System, developed by Air Force researchers and built by Raytheon Co. It
produces a millimeter-wavelength burst of energy that penetrates 1/64
of an inch into a person's skin, agitating water molecules to produce
heat. The sensation is certain to get people to halt whatever they are
Military investigators say decades of research have shown that the
effect ends the moment a person is out of the beam, and no lasting
damage is done as long as the stream does not exceed a certain
duration. How long? That answer is classified, but it apparently is in
the realm of seconds, not minutes. The range of the beam also is
secret, though it is said to be further than small arms fire, so an
attacker could be repelled before he could pull a trigger.
Although Active Denial works after a $51 million, 11-year investment it
has proven to be a "model for how hard it is to field a directed-energy
nonlethal weapon," Law said.
For example, the prototype system can be mounted on a Humvee but the
vehicle has to stop in order to fire the beam. Using the vehicle's
electrical power "is pushing its limits," he added.
Still, Raytheon is pressing ahead with smaller, portable, shorter-range
spinoffs of Active Denial for embassies, ships or other sensitive
One potential customer is the Department of Energy. Researchers at its
Sandia National Laboratories are testing Active Denial as a way to
repel intruders from nuclear facilities. But Sandia researchers say the
beams won't be in place until 2008 at the earliest because so much
In the meantime, Raytheon is trying to drum up business for an
automated airport-defense project known as Vigilant Eagle that detects
shoulder-fired missiles and fries their electronics with an
electromagnetic wave. The system, which would cost $25 million per
airport, has proven effective against a "real threat," said Michael
Booen, a former Air Force colonel who heads Raytheon's directed-energy
work. He refused to elaborate.
For Peter Bitar, the future of directed energy boils down to money.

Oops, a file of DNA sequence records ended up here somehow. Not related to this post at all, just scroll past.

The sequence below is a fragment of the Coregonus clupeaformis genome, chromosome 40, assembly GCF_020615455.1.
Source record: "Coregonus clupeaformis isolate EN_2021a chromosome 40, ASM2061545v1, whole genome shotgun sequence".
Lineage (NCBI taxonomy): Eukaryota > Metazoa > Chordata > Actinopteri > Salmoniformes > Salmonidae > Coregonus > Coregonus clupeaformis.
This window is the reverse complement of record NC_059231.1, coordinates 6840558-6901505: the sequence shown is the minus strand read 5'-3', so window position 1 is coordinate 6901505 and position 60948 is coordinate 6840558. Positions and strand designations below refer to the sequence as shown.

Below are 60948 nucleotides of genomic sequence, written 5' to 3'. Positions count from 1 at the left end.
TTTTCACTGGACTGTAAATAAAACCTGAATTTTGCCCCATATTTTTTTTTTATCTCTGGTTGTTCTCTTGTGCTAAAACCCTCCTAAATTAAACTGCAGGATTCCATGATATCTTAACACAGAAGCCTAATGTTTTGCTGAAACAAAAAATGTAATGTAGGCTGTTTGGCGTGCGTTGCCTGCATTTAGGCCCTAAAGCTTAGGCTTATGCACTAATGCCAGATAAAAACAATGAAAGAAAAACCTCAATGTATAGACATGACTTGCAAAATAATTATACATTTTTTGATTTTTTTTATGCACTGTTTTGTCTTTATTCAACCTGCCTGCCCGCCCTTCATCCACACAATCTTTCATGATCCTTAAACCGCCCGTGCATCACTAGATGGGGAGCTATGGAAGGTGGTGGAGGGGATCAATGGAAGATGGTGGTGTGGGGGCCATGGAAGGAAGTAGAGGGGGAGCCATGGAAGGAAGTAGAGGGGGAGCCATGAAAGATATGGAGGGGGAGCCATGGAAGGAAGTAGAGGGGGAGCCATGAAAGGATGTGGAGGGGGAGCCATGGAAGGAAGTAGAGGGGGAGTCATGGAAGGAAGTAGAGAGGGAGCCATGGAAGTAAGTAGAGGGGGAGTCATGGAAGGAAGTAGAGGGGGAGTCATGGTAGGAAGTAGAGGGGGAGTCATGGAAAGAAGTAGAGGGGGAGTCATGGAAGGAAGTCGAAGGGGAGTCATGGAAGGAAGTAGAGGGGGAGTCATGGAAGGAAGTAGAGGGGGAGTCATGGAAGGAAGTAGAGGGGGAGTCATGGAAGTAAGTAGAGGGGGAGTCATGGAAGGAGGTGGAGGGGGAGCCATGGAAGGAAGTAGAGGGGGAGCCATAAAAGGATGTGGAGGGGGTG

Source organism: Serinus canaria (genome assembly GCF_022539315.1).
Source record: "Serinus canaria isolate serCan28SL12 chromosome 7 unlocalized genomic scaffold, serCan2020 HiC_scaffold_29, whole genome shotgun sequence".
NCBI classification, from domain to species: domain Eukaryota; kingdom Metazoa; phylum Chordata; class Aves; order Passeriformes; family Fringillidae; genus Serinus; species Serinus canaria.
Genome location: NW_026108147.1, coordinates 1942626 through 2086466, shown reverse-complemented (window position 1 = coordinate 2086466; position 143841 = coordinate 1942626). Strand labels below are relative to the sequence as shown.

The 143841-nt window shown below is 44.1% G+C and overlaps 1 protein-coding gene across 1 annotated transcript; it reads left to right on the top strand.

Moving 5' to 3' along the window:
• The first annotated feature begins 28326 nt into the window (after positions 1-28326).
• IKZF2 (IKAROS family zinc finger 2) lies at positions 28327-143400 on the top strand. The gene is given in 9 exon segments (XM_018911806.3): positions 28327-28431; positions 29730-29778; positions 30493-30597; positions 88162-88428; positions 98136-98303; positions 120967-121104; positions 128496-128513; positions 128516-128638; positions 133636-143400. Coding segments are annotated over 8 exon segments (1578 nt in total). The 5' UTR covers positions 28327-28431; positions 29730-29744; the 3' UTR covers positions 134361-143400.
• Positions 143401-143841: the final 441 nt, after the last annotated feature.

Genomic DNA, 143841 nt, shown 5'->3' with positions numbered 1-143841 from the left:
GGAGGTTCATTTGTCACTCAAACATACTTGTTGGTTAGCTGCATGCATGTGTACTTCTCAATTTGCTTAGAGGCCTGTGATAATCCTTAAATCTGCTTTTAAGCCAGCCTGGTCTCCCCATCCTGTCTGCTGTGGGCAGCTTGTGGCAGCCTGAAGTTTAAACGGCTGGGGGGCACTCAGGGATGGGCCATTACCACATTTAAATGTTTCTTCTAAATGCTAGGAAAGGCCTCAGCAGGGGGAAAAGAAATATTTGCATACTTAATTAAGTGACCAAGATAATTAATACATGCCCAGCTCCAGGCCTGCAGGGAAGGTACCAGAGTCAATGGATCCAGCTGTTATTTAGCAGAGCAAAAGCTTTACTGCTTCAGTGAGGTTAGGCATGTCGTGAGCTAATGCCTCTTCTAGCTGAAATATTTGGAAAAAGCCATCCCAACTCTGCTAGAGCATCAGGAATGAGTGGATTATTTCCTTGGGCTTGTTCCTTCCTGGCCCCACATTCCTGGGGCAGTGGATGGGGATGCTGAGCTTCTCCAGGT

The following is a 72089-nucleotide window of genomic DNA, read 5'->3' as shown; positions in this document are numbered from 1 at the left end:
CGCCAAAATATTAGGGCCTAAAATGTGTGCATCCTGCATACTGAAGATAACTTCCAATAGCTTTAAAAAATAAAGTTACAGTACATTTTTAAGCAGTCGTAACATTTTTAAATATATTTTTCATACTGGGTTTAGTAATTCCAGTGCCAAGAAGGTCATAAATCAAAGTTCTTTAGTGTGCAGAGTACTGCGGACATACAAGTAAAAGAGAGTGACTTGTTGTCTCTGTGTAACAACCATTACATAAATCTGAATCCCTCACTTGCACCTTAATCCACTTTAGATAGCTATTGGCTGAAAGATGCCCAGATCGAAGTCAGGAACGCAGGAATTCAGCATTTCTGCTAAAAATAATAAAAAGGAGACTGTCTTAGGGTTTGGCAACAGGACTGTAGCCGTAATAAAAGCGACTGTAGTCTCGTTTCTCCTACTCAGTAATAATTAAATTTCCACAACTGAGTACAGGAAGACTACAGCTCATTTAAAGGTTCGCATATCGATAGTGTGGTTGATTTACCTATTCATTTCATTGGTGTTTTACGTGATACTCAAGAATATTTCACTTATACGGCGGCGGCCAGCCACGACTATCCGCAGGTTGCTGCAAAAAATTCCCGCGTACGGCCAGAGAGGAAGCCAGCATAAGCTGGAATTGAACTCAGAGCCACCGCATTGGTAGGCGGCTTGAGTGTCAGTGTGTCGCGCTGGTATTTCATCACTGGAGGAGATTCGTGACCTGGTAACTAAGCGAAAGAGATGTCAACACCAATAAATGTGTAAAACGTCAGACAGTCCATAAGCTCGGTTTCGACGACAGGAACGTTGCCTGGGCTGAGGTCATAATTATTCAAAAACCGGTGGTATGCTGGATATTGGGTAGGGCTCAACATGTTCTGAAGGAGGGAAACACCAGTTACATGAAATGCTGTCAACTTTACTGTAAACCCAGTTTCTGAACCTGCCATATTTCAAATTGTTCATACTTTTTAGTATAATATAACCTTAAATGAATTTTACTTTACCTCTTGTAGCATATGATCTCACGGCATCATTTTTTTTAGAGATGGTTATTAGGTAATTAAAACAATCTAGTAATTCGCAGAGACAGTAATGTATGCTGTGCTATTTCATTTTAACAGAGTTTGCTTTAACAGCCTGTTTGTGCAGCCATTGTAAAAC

Bitar heads Indiana-based Xtreme Alternative Defense Systems Ltd.,
which makes small blinding lasers used in Iraq. But his real project is
a nonlethal energy device called the StunStrike.
Basically, it fires a bolt of lightning. It can be tuned to blow up
explosives, possibly to stop vehicles and certainly to buzz people. The
strike can be made to feel as gentle as "broom bristles" or cranked up
to deliver a paralyzing jolt that "takes a few minutes to wear off."
Bitar, who is of Arab descent, believes StunStrike would be
particularly intimidating in the Middle East because, he contends,
people there are especially afraid of lightning.
At present, StunStrike is a 20-foot tower that can zap things up to 28
feet away. The next step is to shrink it so it could be wielded by
troops and used in civilian locales like airplane cabins or building
Xtreme ADS also needs more tests to establish that StunStrike is safe
to use on people.
But all that takes money more than the $700,000 Bitar got from the
Pentagon from 2003 until the contract recently ended.
Bitar is optimistic StunStrike will be perfected, either with revenue
from the laser pointers or a partnership with a bigger defense
contractor. In the meantime, though, he wishes soldiers in Iraq already
had his lightning device on difficult missions like door-to-door
"It's very frustrating when you know you've got a solution that's being
ignored," he said. "The technology is the easy part."
On the Net:
Joint Non-Lethal Weapons Directorate: https://http://www.jnlwd.usmc.mil
Copyright 2005 The Associated Press. All rights reserved. This material